Lääkärit suhtautuvat nettiterapiaan positiivisesti mutta varovaisesti

Doctors are cautiously optimistic about online therapies

Forms of digital healthcare, such as remote online therapies, are an effective response to the growing demand for healthcare services. Most doctors consider online therapies as an accepted way to provide treatment. Doctors believe they work well to complement early stage treatment but should not be the only option.

This data was derived from a survey conducted by the multidisciplinary ReDO research project, which examined doctors' views on the use and acceptability of online therapies, and their views on the pros and cons of these therapies. The ReDO project is led by Oulu Business School. 412 doctors responded to the survey, of which three quarters work predominantly in public healthcare and 41% are psychiatrists.

Nearly all the respondents had heard about online therapy options, but only about a third had encouraged their patients to use them. Awareness about the content and use of online therapies was very low. Doctors working in public healthcare had a more positive attitude towards online therapies than doctors working in the private sector, and they considered online therapies to be an effective form of treatment.

Doctors specialising in psychiatry had the greatest awareness of online therapies, but occupational health physicians were most likely to use online therapies as part of their patients’ treatment. Online therapies were considered better alternatives to other early stage treatments due to their accessibility and cost. Effectiveness of the treatments, patient-friendliness, and availability of the services and effective resource management were mentioned as some of the benefits of online therapies.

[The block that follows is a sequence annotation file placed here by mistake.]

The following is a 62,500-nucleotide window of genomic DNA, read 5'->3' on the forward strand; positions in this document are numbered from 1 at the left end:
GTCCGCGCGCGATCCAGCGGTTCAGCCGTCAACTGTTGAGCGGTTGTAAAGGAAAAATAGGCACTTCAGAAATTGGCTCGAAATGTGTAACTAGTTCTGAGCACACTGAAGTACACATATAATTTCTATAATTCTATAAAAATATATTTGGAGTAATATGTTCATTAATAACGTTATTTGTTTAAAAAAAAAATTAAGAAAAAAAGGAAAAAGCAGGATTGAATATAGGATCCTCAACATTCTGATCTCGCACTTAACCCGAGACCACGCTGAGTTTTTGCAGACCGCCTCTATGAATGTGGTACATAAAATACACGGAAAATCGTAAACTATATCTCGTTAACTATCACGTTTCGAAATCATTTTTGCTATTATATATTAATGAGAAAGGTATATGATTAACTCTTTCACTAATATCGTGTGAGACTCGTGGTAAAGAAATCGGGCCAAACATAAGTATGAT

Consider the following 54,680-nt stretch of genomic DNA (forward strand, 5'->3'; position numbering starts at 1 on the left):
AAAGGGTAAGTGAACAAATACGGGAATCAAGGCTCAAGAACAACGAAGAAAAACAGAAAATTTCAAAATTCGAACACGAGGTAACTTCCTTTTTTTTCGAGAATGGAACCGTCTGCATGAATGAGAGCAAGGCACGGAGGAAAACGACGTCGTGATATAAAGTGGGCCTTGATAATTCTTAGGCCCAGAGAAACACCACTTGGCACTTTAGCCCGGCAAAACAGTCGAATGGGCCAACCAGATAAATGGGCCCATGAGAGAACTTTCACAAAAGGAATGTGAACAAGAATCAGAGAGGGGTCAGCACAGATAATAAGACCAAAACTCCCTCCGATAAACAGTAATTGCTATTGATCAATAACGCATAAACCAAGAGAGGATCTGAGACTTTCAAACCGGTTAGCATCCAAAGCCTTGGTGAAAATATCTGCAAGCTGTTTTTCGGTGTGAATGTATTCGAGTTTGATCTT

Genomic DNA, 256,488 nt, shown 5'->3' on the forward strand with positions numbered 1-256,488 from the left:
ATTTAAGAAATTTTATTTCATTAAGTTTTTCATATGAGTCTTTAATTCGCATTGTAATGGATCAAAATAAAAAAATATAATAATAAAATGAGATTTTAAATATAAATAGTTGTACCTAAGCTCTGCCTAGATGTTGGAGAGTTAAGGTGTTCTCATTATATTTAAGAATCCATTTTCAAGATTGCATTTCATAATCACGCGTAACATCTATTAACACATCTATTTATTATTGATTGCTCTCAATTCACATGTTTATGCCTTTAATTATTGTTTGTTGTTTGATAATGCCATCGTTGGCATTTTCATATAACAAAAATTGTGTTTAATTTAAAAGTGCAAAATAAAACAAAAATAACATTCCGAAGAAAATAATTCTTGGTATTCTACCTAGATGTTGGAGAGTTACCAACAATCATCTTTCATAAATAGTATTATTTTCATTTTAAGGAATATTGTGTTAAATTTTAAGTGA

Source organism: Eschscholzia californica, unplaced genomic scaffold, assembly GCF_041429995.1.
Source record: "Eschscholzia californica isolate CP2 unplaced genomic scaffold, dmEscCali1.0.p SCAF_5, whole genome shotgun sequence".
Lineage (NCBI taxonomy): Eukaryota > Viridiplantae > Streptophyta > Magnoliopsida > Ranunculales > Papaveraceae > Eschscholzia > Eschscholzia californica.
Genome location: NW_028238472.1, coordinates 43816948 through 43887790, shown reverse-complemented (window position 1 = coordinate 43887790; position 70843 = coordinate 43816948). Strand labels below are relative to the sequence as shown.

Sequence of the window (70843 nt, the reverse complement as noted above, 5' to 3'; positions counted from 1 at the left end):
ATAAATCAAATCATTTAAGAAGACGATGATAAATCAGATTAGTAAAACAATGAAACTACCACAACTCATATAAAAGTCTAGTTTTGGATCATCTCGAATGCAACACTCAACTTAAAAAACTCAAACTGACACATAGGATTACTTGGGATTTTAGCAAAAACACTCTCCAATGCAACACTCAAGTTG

Doctors also emphasised customer-centricity and flexibility of the services as benefits of online therapies. Online therapies should be seen as treatment options that are customer-centric, increase equality among patients and can be tailored for individual patients.

The doctors’ concerns about online therapies included a lack of contact with the patient, lack of information on online therapies and how to direct patients to them, liability issues and practical issues such as who pays for the service. The importance of a diagnosis, the assessment of a patient’s suitability for online therapy, and the service’s integration into the treatment chain were considered important.

The survey results will increase understanding of the role of digital self-services and provide a systematic way of understanding the introduction of, or barriers to online therapies.

‘The results indicated that online services are suitable not only for routine services but also for more complex services as part of a range of healthcare treatment options. This could mean new roles that support the patient and the doctor in the service process,’ says Saila Saraniemi, the research project’s Scientific Director from Oulu Business School.

It is important to develop digital services that support referring doctors in the identification of patient groups who would benefit from online therapy and to better monitor their patients’ progress. In addition, the roles and responsibilities of online therapy providers needs to be clarified and adequate monitoring ensured.

The survey was conducted by a multidisciplinary ReDO research project (Redefining Digital Opportunities, 2015–2017), which aims to understand how the logic of digital value creation can be utilised in developing a new service business. The project includes researchers from the universities of Oulu, Jyväskylä, Tampere and Griffith University in Australia, as well as researchers from VTT, HUS and HYKS.

The research project continues with a study of digital service experiences from the patients’ perspectives. Research on digital self-services and attitudes related to them, as well as what kind of structures best enable the integration of services into treatment plans is also needed in other healthcare services.


Photo: Mikko Törmänen

Last updated: 25.2.2019